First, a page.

Verdict: 5 Stars
As a book reviewer, I read a lot of content and I read most of it with a critical eye, looking for the finer points of the book to mention in my review and to help me determine its rating. It has been a very long time since a book pulled me in as far as The Almond Tree (Garnet Publishing) did, and an even longer time since a book has made me cry.
As an outsider to the situation between Israel and Palestine, it’s easy to fall victim to the ignorant belief that there are atrocities on both sides, that neither side’s leadership is innocent. But The Almond Tree doesn’t waste time in name calling or historical debate, it simply tells the story of one extraordinary family caught in the crossfire of politics and violence, a loving family that simply wants what every family around the world wants: a future for its children that doesn’t involve suffering.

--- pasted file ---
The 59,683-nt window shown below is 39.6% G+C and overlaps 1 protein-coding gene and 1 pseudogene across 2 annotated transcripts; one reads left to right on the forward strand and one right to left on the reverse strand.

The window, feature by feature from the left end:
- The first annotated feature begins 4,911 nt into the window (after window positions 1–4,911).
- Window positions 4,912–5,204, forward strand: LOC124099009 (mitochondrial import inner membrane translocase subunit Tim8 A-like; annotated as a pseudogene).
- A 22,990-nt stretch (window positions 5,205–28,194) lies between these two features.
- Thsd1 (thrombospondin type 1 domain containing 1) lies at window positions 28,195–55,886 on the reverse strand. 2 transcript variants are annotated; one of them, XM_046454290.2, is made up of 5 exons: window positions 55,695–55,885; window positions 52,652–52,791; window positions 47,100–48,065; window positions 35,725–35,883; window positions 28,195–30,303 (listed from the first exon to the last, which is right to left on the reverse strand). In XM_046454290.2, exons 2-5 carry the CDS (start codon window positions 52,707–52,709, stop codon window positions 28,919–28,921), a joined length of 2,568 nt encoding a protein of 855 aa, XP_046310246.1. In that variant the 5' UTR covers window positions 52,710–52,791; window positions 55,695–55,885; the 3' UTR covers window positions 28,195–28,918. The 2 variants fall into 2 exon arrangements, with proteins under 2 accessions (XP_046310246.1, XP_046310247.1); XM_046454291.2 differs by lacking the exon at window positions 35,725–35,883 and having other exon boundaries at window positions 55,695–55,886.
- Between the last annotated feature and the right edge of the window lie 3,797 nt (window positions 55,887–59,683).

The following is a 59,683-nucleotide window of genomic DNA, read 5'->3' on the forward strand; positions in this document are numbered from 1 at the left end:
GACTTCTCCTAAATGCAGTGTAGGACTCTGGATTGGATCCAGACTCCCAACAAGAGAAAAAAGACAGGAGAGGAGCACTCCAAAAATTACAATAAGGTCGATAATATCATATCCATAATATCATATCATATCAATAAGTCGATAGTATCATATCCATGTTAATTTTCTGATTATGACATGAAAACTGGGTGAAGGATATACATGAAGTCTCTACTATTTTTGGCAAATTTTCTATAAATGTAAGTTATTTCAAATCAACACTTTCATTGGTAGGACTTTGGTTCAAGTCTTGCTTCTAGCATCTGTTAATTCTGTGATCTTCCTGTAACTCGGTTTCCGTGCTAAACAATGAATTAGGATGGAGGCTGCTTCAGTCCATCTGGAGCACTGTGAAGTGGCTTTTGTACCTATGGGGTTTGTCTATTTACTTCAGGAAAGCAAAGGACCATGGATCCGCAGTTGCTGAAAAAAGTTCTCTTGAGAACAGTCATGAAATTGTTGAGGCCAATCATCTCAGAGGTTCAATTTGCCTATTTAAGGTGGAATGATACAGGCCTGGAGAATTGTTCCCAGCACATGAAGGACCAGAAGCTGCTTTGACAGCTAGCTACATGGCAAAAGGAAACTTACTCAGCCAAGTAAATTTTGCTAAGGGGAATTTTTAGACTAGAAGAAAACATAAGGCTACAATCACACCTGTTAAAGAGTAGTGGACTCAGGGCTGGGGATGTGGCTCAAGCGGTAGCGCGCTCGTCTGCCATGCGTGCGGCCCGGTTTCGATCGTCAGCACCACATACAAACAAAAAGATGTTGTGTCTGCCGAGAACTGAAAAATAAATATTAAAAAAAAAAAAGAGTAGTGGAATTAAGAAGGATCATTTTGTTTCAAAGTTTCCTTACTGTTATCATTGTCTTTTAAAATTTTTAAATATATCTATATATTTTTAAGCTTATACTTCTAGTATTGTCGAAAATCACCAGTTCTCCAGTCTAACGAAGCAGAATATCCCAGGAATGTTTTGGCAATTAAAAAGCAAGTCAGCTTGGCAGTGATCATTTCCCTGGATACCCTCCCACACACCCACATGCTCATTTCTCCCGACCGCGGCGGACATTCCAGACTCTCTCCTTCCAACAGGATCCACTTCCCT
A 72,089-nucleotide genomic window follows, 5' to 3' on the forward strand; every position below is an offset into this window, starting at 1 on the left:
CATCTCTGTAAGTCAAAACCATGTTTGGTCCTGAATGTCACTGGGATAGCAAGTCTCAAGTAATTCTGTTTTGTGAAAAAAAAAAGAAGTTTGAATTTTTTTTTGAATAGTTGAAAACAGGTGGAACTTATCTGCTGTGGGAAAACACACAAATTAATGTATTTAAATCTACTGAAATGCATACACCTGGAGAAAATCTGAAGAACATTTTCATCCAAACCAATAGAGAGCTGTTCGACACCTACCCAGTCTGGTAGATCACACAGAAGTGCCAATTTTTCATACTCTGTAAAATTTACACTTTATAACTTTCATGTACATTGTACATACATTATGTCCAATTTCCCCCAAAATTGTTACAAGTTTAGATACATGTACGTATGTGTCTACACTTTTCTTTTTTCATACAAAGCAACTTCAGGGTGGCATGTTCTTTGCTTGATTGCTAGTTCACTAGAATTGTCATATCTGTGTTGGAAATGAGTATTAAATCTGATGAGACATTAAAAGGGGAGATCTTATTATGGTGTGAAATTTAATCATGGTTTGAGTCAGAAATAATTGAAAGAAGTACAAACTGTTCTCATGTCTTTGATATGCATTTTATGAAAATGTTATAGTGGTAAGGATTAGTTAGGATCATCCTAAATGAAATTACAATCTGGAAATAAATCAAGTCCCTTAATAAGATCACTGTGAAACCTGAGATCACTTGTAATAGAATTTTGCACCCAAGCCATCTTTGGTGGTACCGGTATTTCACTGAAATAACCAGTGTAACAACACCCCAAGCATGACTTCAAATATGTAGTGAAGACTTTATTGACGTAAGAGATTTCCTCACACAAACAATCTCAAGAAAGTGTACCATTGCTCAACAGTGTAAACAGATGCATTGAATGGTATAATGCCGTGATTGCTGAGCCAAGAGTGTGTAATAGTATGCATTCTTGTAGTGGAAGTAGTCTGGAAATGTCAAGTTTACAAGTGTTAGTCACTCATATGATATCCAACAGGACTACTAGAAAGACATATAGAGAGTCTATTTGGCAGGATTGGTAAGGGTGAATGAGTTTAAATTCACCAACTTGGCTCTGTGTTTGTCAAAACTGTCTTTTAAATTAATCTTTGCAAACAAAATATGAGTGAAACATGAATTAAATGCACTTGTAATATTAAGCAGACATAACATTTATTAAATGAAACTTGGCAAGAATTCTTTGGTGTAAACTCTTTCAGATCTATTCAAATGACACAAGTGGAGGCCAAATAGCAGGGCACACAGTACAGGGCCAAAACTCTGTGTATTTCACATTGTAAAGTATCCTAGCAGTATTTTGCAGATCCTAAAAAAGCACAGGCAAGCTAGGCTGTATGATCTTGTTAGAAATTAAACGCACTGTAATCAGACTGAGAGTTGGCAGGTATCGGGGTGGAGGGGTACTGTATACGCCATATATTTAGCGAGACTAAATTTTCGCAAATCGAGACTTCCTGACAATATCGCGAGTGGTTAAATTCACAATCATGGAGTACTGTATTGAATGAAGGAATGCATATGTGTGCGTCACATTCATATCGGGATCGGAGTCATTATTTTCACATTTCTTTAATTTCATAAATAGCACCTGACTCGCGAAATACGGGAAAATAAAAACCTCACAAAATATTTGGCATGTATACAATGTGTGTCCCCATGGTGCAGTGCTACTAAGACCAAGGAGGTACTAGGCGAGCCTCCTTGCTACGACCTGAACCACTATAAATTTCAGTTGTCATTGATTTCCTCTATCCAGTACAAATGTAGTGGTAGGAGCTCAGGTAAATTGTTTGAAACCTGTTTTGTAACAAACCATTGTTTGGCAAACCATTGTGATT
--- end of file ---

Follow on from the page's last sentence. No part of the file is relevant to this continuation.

Having lived his entire twelve years under Israeli occupation of his village, brilliant student Ichmad Hassid’s entire world explodes when his father is imprisoned for an act of so-called terrorism that he didn’t commit, and watches helplessly as soldiers blow up his house as punishment, leaving him as the man of the house to care for his mother and several younger siblings. Abandoning his schoolwork to take a labor job to feed them, Ichmad struggles against the hatred and violence of even his own countrymen, compounded by the foreign soldiers who torture the people both physically and emotionally.
Corasanti’s debut novel is an exercise in heartbreak, while demonstrating the hope and faith that people can cling to in the exercise of extreme suffering. It is an eye-opening glimpse into the other side of a story that so few people around the world get to learn.